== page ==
There are very efficient ways to offer assistance to folks who are terrorized by the increasing turmoil and hatred openly spewed online and in the communities in which we live. As a Muslim woman who wears hijab, I am an easy target.
The National Council of Canadian (NCCM) Muslims tracks hate crimes and attacks. Over 80% of attacks in Canada have been on women of colour, and those in headscarves. I have mentally and physically prepared myself for a physical or verbal altercation.
The thought of an ally and of support is appealing. I don’t rely on it. I don’t fool myself into thinking that a stranger might put themselves at risk. I certainly don’t expect Black women, Queer folks or Latino men to jump in front of me.
Combating bigotry has always been on the shoulders of the oppressed.
That being said, I can’t lie. If I was feeling stressed and anxious, a friendly face, smile and maybe that tiny safety pin might offer some comfort. It doesn’t replace the unlearning that people need to do. It is not a convenient strategy to avoid having the excruciatingly uncomfortable discussions the privileged must have. It doesn’t mean that tweeting pictures of safety pins is better than reading and amplifying the words of or offering financial assistance to grassroots organizations doing the work.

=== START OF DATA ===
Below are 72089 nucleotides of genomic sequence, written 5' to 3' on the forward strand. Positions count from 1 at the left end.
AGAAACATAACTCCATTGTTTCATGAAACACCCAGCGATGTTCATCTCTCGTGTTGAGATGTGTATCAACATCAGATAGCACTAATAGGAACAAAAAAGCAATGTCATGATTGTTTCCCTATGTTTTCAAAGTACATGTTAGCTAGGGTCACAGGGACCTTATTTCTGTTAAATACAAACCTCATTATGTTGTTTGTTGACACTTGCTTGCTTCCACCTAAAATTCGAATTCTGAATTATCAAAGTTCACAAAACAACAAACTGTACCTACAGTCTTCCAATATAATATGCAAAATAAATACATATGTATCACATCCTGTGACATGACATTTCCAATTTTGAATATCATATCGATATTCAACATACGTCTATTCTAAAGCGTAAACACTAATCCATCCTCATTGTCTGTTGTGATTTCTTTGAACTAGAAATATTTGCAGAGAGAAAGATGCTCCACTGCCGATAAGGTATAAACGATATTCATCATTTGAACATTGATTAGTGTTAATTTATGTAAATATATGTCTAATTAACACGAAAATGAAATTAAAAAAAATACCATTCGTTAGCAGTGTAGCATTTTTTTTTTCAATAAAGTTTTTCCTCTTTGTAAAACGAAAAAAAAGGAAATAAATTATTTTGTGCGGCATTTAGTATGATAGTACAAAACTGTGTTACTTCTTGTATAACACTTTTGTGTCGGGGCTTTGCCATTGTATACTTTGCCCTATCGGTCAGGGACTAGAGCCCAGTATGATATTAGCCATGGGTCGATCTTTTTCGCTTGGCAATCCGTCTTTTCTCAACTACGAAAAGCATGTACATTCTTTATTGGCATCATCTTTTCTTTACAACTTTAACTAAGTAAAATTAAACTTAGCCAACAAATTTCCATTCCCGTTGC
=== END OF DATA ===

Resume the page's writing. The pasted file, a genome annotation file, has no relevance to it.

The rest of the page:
Wearing a safety pin is not doing the work.
It might provide me a chance to exhale. It might give me confidence to get up and fight when I am pushed down the stairs; or when a Sikh man is beating beaten because of his beard; or when a trans woman is being pelted with abuse because it seems that the way to celebrate the win of a racist and misogynist is to terrorize and isolate people.
James was reportedly unsettled about the election results, “It was very difficult seeing what happened not only in our state, but in our country.”
LeBron James is not a white man who could benefit from wearing a symbol of solidarity pinned to his lapel. He is no co-opting a message to offer himself cookies. He is not making the mistake of centering himself in this discourse. No, James wearing a safety pin is not an answer.
But solidarity is not linear.
Muslim-Americans, African-Americans, Asian-Americans and Arab-Americans are facing so much blind hatred. So, I choose to appreciate the efforts of a Black man who is part of a community that has been bombarded with police brutality.
He did not have to select the largest and most debonair pin to wear on the cover of a hugely popular sports magazine. But he did. It was a quiet gesture. But I saw it. And it comforts me because he is an influencer. King James can use his majestic platform to help draw attention to injustice.
Do I wish that all superstar athletes from the affected communities might speak up about how Islamophobia is a cancer and is hurting so many people? Absolutely. Will I be upset if they don’t? Definitely not.
Athletes and celebrities do not always speak up or act in the way we would like. They make mistakes. Athletes of color might be protecting their own families, and themselves. I will never judge or expect them to protect me.
But in an era where racist cruelty is the modus operandi, I will take LeBron James’ pin. Not as a solution, but as an offering to remember those who are at risk; and to fight hard alongside others in whichever way possible to decimate the racist systems that are destroying our peace.